Hachee is a tasty Dutch stew with meat, fish, or poultry and vegetables in a thick gravy sauce with laurel leaves and cloves. It takes quite some time to make hachee, as it simmers for a long time—but this long process also results in a very tender meat. It’s an old Dutch food that was originally a peasant dish, invented to use up leftovers. 

As you might have noticed, its name sounds French. It comes from the French verb hacher which means “to chop,” referring to the preparation of the vegetables and meat.

Pannenkoeken

The Dutch Pancake Is Nothing Without Its Delicious Toppings!

Pannenkoeken, or Dutch “pancakes,” are different from any other type of pancake. They’re thinner and more crepe-like than the thick American pancakes but thicker than the French ones. 

What’s even better is that you can eat them with a wide range of toppings: syrup, powdered sugar (called poedersuiker in Dutch), apple, bacon, cheese, and a lot of other savory or sweet toppings. You can even find special all-you-can-eat pancake restaurants in the Netherlands. The Dutch typically eat pancakes for dinner, so it’s not a breakfast food like it is in some other countries.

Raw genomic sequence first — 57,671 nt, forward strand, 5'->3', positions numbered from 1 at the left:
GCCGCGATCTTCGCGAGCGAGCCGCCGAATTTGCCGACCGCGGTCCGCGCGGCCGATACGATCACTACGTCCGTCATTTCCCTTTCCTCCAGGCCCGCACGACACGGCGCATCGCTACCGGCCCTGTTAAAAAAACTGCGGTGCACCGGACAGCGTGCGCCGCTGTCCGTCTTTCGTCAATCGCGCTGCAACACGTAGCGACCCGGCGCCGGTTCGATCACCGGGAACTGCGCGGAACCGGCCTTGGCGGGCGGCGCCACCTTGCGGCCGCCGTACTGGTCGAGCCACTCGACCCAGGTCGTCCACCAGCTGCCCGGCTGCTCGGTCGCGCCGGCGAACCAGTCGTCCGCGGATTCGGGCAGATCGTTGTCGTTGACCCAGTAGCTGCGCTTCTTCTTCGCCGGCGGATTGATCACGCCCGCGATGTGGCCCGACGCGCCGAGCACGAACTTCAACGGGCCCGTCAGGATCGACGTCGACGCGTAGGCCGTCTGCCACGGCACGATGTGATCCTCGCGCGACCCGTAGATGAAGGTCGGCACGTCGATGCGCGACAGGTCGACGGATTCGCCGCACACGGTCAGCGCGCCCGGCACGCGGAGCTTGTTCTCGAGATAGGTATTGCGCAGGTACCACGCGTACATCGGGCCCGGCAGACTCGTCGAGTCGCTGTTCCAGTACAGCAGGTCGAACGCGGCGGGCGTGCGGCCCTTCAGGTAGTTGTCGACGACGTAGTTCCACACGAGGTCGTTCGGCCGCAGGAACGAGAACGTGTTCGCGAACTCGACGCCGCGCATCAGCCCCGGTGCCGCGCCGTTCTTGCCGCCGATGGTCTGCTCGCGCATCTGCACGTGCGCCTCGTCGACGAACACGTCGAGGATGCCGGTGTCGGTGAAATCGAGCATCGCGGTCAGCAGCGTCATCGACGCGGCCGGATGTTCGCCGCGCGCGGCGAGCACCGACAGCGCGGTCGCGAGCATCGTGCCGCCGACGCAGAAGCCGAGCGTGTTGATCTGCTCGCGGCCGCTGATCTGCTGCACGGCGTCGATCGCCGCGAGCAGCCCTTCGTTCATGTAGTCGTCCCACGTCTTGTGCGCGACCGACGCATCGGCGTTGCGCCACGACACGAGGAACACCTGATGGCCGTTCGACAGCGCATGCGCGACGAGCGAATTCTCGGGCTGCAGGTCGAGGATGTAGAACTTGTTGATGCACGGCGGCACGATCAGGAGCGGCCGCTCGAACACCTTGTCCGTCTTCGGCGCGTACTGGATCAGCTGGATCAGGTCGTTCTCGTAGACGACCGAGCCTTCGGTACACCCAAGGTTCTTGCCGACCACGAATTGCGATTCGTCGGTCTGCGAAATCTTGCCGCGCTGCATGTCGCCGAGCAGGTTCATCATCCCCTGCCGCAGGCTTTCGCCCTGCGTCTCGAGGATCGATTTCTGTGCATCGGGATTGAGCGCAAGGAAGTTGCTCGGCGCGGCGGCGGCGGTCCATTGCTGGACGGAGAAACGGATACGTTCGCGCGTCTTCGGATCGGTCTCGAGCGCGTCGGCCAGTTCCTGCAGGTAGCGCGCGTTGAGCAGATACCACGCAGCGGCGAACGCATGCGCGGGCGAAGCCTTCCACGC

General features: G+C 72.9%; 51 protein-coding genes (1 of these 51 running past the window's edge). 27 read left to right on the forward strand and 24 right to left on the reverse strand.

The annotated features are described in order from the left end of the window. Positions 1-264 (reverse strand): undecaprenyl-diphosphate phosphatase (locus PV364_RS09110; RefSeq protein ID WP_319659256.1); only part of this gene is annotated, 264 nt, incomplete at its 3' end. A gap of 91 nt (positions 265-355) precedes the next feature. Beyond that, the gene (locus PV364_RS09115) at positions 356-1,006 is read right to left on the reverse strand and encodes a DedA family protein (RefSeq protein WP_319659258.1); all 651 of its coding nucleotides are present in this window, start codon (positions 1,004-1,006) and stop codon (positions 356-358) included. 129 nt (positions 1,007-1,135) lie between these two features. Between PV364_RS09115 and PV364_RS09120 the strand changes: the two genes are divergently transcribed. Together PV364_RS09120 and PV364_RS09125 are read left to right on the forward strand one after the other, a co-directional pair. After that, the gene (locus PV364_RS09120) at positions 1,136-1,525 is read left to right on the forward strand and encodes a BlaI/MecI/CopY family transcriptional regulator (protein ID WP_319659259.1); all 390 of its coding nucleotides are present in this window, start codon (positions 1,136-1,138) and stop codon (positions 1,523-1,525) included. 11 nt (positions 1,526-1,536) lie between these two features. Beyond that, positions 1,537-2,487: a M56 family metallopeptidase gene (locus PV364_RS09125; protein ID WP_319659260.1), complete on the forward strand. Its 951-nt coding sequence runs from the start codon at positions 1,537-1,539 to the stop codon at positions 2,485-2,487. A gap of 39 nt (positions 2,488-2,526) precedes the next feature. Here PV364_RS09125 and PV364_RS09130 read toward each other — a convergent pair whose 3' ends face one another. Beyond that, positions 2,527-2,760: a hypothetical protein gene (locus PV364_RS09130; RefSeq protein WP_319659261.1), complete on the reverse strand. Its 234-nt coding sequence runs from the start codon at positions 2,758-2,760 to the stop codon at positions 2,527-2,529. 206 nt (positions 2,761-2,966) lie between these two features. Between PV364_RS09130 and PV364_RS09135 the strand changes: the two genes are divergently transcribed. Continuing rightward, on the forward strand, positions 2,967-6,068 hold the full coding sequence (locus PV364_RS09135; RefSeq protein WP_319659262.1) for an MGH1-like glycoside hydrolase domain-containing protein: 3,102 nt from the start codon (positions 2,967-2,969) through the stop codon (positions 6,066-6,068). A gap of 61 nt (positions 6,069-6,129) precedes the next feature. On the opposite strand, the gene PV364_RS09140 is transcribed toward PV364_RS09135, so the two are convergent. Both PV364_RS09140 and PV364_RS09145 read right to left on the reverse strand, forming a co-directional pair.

But that’s not all! There’s another special variation of this traditional Dutch recipe: small pancakes called poffertjes. These are little fluffy round pancakes, often served with butter and powdered sugar. You may find them in pancake restaurants or street markets.

C- Dessert

Appeltaart

Discover Why the Dutch Apple Pie Really Is Different from All Other Versions Worldwide.

Appeltaart means “apple pie,” and the true Dutch “grandmother’s apple pie” (oma’s appeltaart) is a classic dessert and makes for the perfect sweet snack during the day. This apple pie has a delicious cinnamon taste and its apple filling is mixed with raisins and sometimes even walnuts. And if that’s not enough, it’s often served with whipped cream and/or vanilla ice cream. If you want to try a truly Dutch dessert, this is the way to go.